People are urging environmentalist and Academy Award-winning actor Leonardo DiCaprio to rescue the chimp that starred alongside him in 2013’s “The Wolf of Wall Street.”
The black-comedy saw DiCaprio play Jordan Belfort, a banker who defrauds wealthy investors out of millions. Directed by Martin Scorsese, the blockbuster also featured Jonah Hill, Margot Robbie, and Chance the chimpanzee.
Chance’s role in the film received criticism at the time of its release, with animal rights organization Friends of the Animals calling for a boycott. The group said the chimp would be permanently psychologically damaged by his role in the movie.
Six years on, and Chance is still suffering. A roadside zoo is now forcing him to perform for audiences. Animal rights organization PETA (People for the Ethical Treatment of Animals) has asked both DiCaprio and Scorsese to help facilitate his rescue.
“Dear Mr. Scorsese and Mr. DiCaprio,” PETA’s letter reads, reports IndieWire. “Our team recently obtained this footage of Chance, the chimpanzee used in ‘The Wolf of Wall Street.’ As you’ll see, he’s still being used in a circus sideshow, tethered and forced to perform in front of frightening crowds. There’s still time to help him. Will you? Please let us know.”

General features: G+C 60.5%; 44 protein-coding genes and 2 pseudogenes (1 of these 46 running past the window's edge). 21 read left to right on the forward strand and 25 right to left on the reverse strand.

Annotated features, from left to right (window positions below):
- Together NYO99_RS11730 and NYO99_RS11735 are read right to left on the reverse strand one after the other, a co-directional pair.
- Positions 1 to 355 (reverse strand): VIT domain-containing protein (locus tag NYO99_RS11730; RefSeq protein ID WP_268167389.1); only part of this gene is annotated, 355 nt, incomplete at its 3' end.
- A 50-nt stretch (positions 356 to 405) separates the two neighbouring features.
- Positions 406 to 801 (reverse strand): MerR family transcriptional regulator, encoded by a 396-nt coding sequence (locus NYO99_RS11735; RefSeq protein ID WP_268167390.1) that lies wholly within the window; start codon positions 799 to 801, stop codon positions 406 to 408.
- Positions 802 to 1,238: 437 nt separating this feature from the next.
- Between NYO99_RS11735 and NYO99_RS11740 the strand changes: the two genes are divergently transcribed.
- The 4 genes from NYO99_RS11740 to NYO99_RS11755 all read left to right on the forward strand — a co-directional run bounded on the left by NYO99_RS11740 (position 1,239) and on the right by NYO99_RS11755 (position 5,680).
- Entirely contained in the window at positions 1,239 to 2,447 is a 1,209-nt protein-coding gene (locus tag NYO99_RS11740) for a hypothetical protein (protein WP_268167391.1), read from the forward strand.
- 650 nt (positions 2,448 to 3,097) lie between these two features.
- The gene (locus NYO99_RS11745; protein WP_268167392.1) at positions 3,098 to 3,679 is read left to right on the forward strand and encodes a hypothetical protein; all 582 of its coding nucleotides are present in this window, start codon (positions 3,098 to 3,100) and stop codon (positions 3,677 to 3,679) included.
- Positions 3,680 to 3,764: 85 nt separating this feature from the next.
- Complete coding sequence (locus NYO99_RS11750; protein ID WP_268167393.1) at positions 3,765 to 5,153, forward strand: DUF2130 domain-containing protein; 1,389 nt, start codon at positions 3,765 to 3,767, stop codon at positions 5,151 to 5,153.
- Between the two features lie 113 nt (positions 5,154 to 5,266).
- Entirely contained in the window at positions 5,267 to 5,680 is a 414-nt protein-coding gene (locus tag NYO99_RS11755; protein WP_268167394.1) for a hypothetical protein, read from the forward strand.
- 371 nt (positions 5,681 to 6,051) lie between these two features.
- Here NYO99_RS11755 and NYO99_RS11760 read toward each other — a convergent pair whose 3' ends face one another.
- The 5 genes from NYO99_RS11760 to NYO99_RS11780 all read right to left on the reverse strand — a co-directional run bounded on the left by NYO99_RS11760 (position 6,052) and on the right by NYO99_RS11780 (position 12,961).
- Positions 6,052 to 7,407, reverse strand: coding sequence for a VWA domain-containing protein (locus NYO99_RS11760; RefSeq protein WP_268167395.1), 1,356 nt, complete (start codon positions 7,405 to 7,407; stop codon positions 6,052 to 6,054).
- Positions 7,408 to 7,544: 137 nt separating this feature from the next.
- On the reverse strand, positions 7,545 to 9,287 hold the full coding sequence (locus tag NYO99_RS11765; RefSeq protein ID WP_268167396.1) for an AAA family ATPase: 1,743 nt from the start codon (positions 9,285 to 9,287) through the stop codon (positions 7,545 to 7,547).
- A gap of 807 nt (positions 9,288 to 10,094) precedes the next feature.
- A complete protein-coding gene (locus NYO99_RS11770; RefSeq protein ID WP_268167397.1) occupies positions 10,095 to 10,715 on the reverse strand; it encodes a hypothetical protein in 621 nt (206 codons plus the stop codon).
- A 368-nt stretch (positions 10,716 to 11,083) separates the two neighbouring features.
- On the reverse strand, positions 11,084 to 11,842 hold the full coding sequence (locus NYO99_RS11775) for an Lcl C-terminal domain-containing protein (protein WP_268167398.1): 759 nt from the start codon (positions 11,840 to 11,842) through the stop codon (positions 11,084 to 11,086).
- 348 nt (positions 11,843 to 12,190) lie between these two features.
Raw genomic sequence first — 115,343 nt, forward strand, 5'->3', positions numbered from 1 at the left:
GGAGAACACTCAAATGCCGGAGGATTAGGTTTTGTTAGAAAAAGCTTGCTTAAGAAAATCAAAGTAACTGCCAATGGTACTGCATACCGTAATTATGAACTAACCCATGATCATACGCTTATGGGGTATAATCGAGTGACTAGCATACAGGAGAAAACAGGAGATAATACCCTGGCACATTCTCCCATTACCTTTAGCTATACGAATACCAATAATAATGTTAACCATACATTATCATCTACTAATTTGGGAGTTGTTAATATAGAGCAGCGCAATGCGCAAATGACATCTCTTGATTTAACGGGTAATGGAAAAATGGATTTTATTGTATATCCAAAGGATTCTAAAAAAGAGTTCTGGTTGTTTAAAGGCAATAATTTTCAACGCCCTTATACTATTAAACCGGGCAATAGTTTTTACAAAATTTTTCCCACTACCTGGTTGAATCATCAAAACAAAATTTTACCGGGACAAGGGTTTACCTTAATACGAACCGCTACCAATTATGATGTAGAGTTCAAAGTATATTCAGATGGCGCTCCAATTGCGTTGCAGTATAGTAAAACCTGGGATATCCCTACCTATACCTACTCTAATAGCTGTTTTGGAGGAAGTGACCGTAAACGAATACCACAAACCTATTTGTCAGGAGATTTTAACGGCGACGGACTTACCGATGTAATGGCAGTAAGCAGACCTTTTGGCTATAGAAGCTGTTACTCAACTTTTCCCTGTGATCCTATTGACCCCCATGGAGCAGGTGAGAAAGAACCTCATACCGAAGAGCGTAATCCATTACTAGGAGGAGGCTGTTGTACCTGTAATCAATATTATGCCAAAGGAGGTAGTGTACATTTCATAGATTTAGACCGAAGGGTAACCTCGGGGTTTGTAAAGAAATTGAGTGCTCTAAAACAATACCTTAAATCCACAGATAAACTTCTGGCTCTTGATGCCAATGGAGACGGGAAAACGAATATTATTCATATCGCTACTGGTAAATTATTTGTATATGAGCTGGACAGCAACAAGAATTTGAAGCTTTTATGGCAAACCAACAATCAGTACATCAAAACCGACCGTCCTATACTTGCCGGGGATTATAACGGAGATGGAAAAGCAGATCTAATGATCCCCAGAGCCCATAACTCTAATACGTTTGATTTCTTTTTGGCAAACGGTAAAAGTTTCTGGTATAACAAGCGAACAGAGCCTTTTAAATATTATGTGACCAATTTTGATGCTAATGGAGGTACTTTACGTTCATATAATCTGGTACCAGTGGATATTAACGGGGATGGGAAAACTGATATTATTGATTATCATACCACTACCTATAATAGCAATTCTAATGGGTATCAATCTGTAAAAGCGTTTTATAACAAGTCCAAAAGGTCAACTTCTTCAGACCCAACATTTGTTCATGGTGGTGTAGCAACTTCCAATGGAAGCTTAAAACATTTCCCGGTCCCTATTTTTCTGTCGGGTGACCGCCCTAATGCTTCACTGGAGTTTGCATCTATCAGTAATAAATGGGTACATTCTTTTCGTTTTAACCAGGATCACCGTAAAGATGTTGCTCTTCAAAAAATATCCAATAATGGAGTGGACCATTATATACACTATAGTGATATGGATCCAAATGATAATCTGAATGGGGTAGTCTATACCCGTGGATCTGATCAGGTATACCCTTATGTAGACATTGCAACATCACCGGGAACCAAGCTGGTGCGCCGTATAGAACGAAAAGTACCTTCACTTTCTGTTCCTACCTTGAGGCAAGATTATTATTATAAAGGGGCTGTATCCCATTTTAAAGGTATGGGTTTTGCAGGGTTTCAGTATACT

The organization wants the chimp to move to a sanctuary, where he can live out the rest of his life without being forced to entertain.
Animals in Film
This isn’t the first time animal rights organizations have called out the movie industry for its use of animals. According to PETA, trainers often abuse and exploit animal actors. Its website notes, “trainers who supply animals to the entertainment industry are frequently cited by the U.S. Department of Agriculture for violating the federal Animal Welfare Act, which establishes only minimal guidelines for animal care.”
Some directors, however, are moving away from the use of real animals in film, thanks to modern technology.
Jon Favreau directed 2019’s remake of “The Lion King,” which relied entirely on computer animation to create its animal stars. He told Vanity Fair recently, “the fact that technology can make it look so photo-real, it becomes harder and harder to make a case that you need to put animals in danger when making movies.”